High TMB, Adverse Events May Predict Immunotherapy Response in mUC


Patients with metastatic urothelial carcinoma with higher tumor mutational burden and who experienced immune-related adverse events tended to have higher response rates to immune checkpoint inhibitor.

Patients with metastatic urothelial carcinoma (mUC) who had a higher tumor mutational burden (TMB) tended to have more immune-related adverse events (irAEs) than those with low TMB. Additionally, high TMB and irAEs rates were associated with better response rates with immunotherapy, according to recent research presented at the 2021 Genitourinary Cancers Symposium.

“It has been shown previously in the literature that TMB serves as a candidate biomarker of clinical outcomes from immune checkpoint inhibitors in urothelial carcinoma. In addition, the immune-related adverse events have been associated with a better [immune checkpoint inhibition] efficacy in multiple cancers,” said study author Elie W. Akl, MD, of the Dana-Farber Cancer Institute.

“So, we hypothesized that the immune response against new antigens is partly responsible for [irAEs] and investigated the association between [irAEs] and TMB and response to [immune checkpoint inhibition].”

The study involved 101 patients with mUC who were being treated with immune checkpoint inhibition (either single-agent or combination) at the Dana-Farber Cancer Institute.

About a third of patients (32%) reported irAEs. Six patients had grade 1 irAEs, 20 patients had grade 2, and 6 patients had grade 3. Those who experienced irAEs had a higher average TMB (15.4/mb) than those without irAEs (9.8/mb). Notably, the cutoff for TMB-high was 10/mb (non-synonymous exonic mutations per megabase).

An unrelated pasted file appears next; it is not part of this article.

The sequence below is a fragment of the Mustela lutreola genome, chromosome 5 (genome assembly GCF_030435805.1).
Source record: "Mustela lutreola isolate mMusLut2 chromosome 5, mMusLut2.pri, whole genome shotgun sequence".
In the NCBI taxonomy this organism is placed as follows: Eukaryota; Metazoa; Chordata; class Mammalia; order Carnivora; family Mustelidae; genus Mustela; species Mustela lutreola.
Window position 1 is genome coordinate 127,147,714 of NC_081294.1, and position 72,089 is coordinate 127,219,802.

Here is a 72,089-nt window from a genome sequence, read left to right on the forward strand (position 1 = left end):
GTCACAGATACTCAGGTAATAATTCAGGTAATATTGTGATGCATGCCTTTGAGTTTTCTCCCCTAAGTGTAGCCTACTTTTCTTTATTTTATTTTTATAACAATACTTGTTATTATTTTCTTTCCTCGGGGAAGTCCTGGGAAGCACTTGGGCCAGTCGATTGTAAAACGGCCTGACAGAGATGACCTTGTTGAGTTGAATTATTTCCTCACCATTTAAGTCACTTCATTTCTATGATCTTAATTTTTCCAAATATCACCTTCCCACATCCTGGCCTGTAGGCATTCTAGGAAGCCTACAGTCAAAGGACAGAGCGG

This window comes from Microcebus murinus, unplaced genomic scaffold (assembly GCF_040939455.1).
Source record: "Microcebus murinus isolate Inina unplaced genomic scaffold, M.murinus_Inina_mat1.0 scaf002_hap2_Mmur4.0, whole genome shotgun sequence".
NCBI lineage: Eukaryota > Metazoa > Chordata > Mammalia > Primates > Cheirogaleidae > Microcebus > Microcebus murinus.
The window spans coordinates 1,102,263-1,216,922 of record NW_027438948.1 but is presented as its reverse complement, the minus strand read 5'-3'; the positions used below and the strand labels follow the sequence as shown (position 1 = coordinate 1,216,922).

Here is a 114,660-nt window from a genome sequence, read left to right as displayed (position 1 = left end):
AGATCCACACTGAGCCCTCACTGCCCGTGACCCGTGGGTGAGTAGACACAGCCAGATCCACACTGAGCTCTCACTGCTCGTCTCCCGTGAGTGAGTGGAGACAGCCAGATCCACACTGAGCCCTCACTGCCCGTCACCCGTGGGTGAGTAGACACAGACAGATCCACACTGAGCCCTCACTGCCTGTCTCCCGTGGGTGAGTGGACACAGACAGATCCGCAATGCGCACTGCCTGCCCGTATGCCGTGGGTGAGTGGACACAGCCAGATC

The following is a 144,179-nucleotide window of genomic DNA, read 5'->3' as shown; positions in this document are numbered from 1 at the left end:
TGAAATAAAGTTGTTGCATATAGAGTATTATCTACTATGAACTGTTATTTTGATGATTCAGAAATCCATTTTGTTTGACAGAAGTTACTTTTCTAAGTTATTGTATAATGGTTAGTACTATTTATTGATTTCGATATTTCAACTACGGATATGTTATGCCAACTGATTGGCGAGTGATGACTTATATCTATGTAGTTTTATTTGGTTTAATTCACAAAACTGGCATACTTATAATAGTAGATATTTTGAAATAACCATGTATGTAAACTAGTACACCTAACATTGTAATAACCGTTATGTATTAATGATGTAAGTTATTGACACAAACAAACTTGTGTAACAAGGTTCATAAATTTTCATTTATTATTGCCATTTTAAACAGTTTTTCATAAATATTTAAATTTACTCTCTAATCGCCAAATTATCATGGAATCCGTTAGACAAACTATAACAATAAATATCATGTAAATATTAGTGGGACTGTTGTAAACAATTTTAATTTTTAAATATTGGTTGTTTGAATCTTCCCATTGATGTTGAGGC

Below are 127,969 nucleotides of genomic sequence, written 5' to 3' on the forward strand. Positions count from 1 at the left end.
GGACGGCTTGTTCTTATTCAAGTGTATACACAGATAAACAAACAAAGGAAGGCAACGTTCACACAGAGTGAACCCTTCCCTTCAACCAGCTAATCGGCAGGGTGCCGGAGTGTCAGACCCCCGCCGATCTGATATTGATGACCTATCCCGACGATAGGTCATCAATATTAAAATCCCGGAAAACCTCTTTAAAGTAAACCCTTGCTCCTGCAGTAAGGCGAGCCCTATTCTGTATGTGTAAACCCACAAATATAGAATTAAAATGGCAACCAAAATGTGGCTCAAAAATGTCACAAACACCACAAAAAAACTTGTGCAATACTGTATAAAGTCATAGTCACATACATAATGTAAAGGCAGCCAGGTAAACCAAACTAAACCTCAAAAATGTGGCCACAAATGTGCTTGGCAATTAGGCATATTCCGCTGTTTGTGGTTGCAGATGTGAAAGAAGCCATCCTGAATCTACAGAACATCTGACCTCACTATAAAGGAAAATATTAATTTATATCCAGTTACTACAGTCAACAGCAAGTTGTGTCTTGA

Ninety-four patients had radiological data available at the time of the study. Among them, 50% of patients with irAEs responded, to therapy, compared to only 16% of patients without irAEs (P < .001).

“However, when both adverse events and response were included in the multivariable regression, the association between adverse events and TMB was not significant,” Akl explained.

Patients who experienced an irAE and had a high TMB had an overall response rate of 56%, about double the rate of patients who had an irAE but low TMB, at 28.6%. That finding was statistically significant. A total of 21.2% of patients with high TMB but no irAE responded, and 10.3% of patients with low TMB and no irAE responded.

The researchers did not find any correlation between TMB and grading of irAE.

Looking ahead, Akl said the further research is warranted to better understand the associations between TMB, irAEs, and immunotherapy response.

“Further evaluation in metastatic urothelial carcinoma is needed to confirm this relationship between TMB adverse events and response, a larger cohort and explore specific mutations signature that may be associated with immune-related adverse events,” he said.

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